The film is a striking piece of film-making. Beautifully shot by McConnell as he manages to capture stunning images that draw out the characters we are introduced to during the film. The images are powerful enough to set forth the mood and intent. Unfortunately, the intrusive score tips the film more so towards manipulation rather than observation. I didn’t want the background score to direct me to think or feel in a particular way, I wanted to feel this emotion myself from the scenes that were unfolding. 

 

Watch the trailer here

 

 

Push

Push documents UN Special Rapporteur on Adequate Housing, Leilani Farha, as she travels the world in an attempt to figure out the reason behind the housing crisis. The documentary rightly explores why housing is considered to be a market instead of a fundamental human right. Push offers a worldwide wake-up call as it examines  the rapidly shifting patterns in the “financialisation” of housing. This crisis, as the film suggests, goes behind gentrification and the concept of financialisation was an eyeopener to me! Private equity firms are now the biggest landlords and houses are considered to be the assets. As prices go up while income stays the same, people are being pushed out of their homes and governments don’t seem to do anything about it. This has become a worldwide phenomenon, which has been particularly evident in Ireland over the last number of years.

 

“You know it’s time to move out of your neighbourhood when vintage shops open, poor people start to dress well (…)  prices go up and you get the push.“

 

Director Frederick Gretten follows Farha through her investigation that takes her to an interconnected pattern of hidden capital with networks in Toronto, Barcelona, Seoul, Berlin, London and other cities revealing just the tip of the iceberg. Her investigation further discloses  the process in which affordable housing becomes a token for hedge funds, investors and criminal networks to increase their profits while driving out ordinary citizens. The familiar sight of empty condos, homes and apartments, owned by anonymous foreign buyers who never set a toe in their luxury homes, paints the cities nothing less than ghost towns.

 

Farha, alongside the United Cities Local Government and the Office of the High Commissioner for Human Rights,  started the new worldwide movement The Shift to ‘reclaim and realize the fundamental right to housing – to move away from housing as a place to park excess capital, to housing as a place to live in dignity, to raise families and participate in community’. Gertten’s film captures the community spirit that endures and gives life to the cities. Push is ultimately an empowering story of resistance and the question the film poses is, “ Who are cities for ?”

 

Watch the trailer here

 

 

For Sama

Is the world listening? Are we getting used to documentaries based on Syrian war? Have those stories  that seem to plead with the world fallen on deaf ears or has the world decided to look in the other direction? Despite these questions clouding my mind often, For Sama may be the most powerful plea yet. Syrian filmmaker Waad al-Kateb began a video diary to keep record of events when nobody knew what it was like to live in Aleppo, Syria. Caught between the Assad regime and the Islamic state, every day seems  like a new chapter in the lives of Syrians. This documentary that captures al-Kateb’s life through five years is a human story with no propaganda in sight. It’s a simple appeal from people who bravely stayed behind to fight against the atrocities.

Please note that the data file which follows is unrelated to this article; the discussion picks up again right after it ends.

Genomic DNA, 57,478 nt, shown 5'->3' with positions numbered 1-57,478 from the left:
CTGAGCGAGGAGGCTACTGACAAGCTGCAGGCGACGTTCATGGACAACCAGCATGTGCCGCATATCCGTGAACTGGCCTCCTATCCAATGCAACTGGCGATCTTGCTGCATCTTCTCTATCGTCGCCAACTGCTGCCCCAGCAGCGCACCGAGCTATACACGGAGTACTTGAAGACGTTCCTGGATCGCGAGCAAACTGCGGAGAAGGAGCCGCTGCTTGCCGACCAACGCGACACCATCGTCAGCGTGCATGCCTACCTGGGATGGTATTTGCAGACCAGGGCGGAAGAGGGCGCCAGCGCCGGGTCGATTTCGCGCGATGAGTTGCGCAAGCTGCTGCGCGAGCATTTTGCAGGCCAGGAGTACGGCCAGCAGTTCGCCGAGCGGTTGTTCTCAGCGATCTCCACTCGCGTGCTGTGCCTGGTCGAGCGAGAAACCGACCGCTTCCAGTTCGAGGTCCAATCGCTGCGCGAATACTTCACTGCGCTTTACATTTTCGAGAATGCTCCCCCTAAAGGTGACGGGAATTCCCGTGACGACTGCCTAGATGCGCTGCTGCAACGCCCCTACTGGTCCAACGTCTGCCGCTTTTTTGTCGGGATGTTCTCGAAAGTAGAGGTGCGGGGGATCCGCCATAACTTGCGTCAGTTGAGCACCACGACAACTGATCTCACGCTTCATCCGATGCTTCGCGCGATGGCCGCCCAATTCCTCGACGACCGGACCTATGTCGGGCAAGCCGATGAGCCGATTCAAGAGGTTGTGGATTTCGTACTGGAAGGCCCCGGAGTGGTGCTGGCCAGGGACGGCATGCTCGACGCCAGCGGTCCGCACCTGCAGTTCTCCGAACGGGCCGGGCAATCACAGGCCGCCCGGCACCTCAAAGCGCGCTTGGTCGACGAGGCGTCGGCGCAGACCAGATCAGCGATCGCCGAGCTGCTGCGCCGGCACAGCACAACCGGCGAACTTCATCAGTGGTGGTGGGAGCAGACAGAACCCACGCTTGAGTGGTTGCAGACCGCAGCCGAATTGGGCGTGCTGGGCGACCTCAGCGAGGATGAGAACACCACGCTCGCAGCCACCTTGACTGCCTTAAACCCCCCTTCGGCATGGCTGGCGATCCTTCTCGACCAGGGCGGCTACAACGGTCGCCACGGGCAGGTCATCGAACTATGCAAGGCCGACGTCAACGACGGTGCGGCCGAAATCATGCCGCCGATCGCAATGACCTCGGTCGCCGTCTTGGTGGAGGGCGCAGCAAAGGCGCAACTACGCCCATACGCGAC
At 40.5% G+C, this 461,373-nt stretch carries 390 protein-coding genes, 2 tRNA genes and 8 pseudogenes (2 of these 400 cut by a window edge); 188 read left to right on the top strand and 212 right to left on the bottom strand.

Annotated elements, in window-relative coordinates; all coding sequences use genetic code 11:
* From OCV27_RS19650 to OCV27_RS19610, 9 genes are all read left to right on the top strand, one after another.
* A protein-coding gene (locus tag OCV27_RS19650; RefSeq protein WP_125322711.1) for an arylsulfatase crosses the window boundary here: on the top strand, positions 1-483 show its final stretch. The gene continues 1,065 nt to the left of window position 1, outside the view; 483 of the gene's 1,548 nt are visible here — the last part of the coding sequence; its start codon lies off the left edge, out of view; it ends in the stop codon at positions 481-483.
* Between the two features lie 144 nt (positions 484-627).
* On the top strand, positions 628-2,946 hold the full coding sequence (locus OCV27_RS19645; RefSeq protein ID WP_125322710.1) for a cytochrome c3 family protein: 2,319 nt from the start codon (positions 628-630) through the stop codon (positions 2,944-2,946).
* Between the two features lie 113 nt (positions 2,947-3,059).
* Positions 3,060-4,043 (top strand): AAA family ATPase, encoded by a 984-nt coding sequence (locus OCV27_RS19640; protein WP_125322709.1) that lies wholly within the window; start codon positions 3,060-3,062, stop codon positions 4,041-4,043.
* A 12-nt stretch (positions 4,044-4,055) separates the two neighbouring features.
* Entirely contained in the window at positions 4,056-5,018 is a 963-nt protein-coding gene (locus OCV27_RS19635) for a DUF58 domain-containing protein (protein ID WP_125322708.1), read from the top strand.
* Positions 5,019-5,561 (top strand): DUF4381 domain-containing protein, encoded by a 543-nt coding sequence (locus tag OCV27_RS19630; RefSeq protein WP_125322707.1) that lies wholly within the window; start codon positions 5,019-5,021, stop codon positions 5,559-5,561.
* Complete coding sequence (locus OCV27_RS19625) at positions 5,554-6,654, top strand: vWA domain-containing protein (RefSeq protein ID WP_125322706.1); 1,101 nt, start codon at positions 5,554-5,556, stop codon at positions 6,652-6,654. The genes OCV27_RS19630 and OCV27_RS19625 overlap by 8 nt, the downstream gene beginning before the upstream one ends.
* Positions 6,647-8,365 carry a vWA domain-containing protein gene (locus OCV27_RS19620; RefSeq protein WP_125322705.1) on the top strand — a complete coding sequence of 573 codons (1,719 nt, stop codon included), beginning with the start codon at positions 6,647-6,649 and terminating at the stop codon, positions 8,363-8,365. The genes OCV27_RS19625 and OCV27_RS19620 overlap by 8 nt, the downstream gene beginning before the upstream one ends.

In collaboration with British filmmaker Edward Watts, Waad al-Kateb tells us the most compelling story of how this conflict negates  everyday life. The documentary is named after Waad’s daughter, Sama (Arabic for Sky). Through assembled extracts of her video diary, For Sama captures moments of loss, laughter and survival as Waad has to decide between fleeing Aleppo to protect the ones she loves or staying in the city.  Scenes where the new mother struggles to put her baby to sleep and dialogues like, “Lots of airstrikes today…but they didn’t hit us” when she talks to her baby is a sign that we have been silent spectators for far too long. The unforgettable moments come through at every other scene – the tense nighttime drive to get through a regime checkpoint, the time when Assad’s forces are just one street away and the Caesarean section to remove a baby from its wounded mother’s womb may probably be the most miraculous and intimate scenes. The most dramatic scenes unfold  inside hospitals as the documentary shows how they are being systematically blown up one after another. In 2016, airstrikes by Russian and Syrian government forces destroyed eight out of nine hospitals in rebel-held East Aleppo

 

The normalisation of conflict to this level is clearly depicted in this documentary. In my opinion, For Sama that recently won a BAFTA and was nominated for Best Documentary at the Oscars this year is a must-watch.

 

Watch the trailer here

 

 

 

Photos from Twitter